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Instantiation in Java

Instantiation is an immense word to define a universal and straightforward concept in Java programming, creating new instances of objects to be used in a program. In this section, we will discuss what is instantiation in Java, how to instantiate a class, and what are the ways to create instances or objects of the class?

Instantiation in Java


In Java, instantiation mean to call the constructor of a class that creates an instance or object of the type of that class. In other words, creating an object of the class is called instantiation. It occupies the initial memory for the object and returns a reference. An object instantiation in Java provides the blueprint for the class.

What is an object?

  • It is a runtime entity.
  • It contains the blueprint of the class.
  • We can create any number of objects of a class.
  • It may represent user-defined data like Vector, Lists, etc.

Syntax for Instantiation


Let's understand the above statements through an example.

Creating Instances

There are two ways to create instances:

Using the new Keyword

Java provides the new keyword to instantiate a class.

Defining a Reference


We can also instantiate the above class as follows if we defining a reference variable.

We observe that when we use the new keyword followed by the class name, it creates an instance or object of that class. Creating a constructor of the class is also known as instantiation.

Note: If we want to invoke the methods of the local inner class, we must instantiate that class.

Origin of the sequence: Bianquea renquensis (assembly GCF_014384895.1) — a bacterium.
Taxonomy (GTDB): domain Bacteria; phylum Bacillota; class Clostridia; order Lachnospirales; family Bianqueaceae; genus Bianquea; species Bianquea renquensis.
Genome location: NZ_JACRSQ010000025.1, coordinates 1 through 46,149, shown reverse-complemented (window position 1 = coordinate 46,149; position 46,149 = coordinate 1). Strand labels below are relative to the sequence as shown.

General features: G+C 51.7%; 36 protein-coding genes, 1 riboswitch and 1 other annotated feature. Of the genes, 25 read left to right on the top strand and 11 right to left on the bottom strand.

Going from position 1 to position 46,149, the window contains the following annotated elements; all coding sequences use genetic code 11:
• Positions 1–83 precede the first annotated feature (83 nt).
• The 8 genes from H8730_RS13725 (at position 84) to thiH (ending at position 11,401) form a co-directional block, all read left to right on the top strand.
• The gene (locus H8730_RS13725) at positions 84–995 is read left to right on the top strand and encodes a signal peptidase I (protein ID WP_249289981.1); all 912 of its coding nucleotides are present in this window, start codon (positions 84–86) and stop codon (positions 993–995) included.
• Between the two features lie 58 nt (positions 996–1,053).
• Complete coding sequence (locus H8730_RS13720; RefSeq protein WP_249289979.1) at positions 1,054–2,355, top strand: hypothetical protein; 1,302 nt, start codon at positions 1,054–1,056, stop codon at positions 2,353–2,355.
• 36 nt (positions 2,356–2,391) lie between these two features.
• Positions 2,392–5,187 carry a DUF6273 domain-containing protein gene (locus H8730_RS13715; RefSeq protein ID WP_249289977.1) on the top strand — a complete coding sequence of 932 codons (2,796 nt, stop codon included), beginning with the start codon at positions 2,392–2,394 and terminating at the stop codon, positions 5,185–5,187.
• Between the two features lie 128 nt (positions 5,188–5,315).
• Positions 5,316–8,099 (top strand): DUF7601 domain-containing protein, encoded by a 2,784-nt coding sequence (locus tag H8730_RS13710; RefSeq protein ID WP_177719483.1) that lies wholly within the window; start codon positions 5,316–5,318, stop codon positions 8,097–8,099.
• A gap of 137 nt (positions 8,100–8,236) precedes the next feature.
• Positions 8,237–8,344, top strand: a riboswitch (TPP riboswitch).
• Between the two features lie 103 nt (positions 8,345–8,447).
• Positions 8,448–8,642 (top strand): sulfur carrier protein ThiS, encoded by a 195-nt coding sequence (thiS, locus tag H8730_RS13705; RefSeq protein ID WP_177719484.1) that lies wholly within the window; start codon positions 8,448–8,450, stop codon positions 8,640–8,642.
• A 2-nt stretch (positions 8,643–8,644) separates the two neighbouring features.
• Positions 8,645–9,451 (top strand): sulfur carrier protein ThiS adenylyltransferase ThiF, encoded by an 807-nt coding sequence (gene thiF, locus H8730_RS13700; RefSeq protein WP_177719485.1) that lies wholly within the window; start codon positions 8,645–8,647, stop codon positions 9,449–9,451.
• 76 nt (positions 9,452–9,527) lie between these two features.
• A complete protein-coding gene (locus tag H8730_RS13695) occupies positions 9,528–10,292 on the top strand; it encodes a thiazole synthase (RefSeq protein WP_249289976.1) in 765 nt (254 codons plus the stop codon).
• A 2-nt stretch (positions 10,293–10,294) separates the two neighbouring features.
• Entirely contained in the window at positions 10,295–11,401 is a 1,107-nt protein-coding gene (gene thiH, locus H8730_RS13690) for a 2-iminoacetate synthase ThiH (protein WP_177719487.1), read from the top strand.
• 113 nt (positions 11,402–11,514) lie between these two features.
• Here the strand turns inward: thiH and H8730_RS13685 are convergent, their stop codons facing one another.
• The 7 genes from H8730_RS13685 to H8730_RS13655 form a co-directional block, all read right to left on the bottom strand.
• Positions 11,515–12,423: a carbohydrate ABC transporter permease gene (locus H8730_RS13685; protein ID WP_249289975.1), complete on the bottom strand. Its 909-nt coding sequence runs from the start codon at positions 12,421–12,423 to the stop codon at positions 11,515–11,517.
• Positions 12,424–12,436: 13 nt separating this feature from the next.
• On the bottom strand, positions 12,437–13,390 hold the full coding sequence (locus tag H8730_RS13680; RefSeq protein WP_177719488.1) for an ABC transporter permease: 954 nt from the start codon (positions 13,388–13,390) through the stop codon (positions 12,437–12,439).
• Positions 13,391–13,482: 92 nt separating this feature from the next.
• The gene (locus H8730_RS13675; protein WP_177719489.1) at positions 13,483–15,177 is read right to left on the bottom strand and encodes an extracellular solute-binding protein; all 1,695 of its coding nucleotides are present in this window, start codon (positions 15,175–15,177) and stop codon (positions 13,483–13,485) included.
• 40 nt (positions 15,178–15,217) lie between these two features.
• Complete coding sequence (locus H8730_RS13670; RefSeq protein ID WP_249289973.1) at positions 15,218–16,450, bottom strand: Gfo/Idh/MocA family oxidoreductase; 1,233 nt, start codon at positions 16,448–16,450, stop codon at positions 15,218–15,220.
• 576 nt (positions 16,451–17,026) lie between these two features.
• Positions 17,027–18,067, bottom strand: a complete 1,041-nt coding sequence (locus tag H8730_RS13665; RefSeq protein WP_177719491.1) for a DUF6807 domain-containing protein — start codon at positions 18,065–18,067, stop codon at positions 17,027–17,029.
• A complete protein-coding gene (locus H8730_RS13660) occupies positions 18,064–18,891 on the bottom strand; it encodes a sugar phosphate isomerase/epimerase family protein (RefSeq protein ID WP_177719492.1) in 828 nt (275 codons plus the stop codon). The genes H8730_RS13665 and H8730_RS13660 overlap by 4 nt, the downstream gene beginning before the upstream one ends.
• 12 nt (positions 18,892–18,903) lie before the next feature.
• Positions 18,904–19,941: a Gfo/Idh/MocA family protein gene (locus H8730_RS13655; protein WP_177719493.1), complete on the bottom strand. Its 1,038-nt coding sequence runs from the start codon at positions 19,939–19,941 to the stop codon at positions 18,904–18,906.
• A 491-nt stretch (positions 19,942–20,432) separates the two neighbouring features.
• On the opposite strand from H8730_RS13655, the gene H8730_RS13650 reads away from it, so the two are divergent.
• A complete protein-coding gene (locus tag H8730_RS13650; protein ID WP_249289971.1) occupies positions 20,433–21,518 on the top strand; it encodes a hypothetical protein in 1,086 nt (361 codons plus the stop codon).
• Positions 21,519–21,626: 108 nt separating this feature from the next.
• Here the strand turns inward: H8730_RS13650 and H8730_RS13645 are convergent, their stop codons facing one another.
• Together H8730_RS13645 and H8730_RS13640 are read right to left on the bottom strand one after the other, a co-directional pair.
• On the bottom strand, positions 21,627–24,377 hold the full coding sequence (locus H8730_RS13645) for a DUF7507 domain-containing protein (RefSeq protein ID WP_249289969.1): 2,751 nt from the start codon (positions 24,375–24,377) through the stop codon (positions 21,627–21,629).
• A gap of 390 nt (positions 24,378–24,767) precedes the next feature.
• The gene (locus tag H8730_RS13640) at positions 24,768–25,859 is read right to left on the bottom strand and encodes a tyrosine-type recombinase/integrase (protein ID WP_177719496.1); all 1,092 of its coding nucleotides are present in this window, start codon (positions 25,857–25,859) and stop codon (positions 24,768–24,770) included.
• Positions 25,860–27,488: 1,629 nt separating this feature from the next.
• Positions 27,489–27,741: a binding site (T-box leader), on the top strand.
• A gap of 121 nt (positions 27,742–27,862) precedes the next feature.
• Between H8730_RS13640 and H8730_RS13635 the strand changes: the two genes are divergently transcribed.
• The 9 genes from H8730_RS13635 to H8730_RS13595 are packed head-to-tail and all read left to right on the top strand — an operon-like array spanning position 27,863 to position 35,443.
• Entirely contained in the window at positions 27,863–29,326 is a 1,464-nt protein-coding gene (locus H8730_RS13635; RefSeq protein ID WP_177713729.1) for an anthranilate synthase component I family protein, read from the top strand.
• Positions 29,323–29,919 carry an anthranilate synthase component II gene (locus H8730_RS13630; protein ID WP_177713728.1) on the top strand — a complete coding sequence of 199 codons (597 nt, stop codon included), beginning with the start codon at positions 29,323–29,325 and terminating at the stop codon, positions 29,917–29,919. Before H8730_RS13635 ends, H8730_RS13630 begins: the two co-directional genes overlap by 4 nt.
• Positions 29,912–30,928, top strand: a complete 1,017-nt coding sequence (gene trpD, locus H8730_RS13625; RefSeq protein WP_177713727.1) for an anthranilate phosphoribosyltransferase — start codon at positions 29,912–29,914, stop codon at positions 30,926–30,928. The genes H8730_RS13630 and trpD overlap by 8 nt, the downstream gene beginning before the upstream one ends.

Using Static Factory Method

Another way to instantiate a class is by calling a static factory method. A class can provide a public static factory method that is nothing but a static method that returns an instance of the class. Always remember that it is not the same as the factory method pattern.

We can use it instead of the constructor. Providing a static factory method instead of a constructor has both pros and cons. The first advantage is that static factory methods also have names, unlike constructors. The second advantage is that unlike constructors they are not required to create a new object each time they are invoked. The third advantage is that unlike constructors they can return an object of any subtype of their return type. The fourth advantage is that they reduce the verbosity of creating parameterized type instances.

The disadvantage is that providing only static factory methods is that classes without public or protected constructors cannot be sub-classed. Another disadvantage is that they are not readily distinguishable from other static methods.

Let's see an example of the static factory method.

Let's see some important questions that may click in the mind.

Can we instantiate abstract class?

No, we cannot instantiate abstract classes. But they can be sub-classed. When an abstract class is sub-classed, it usually provides implementations for all of the abstract methods in its parent class.

What is the difference between instantiation and initialization?

Instantiation and initialization are completely different concepts in Java programming.

Initialization: Assigning a value to a variable is called initialization. For example, cost = 100. It sets the initial value of the variable cost to 100.

Instantiation: Creating an object by using the new keyword is called instantiation. For example, Car ca = new Car(). It creates an instance of the Car class.

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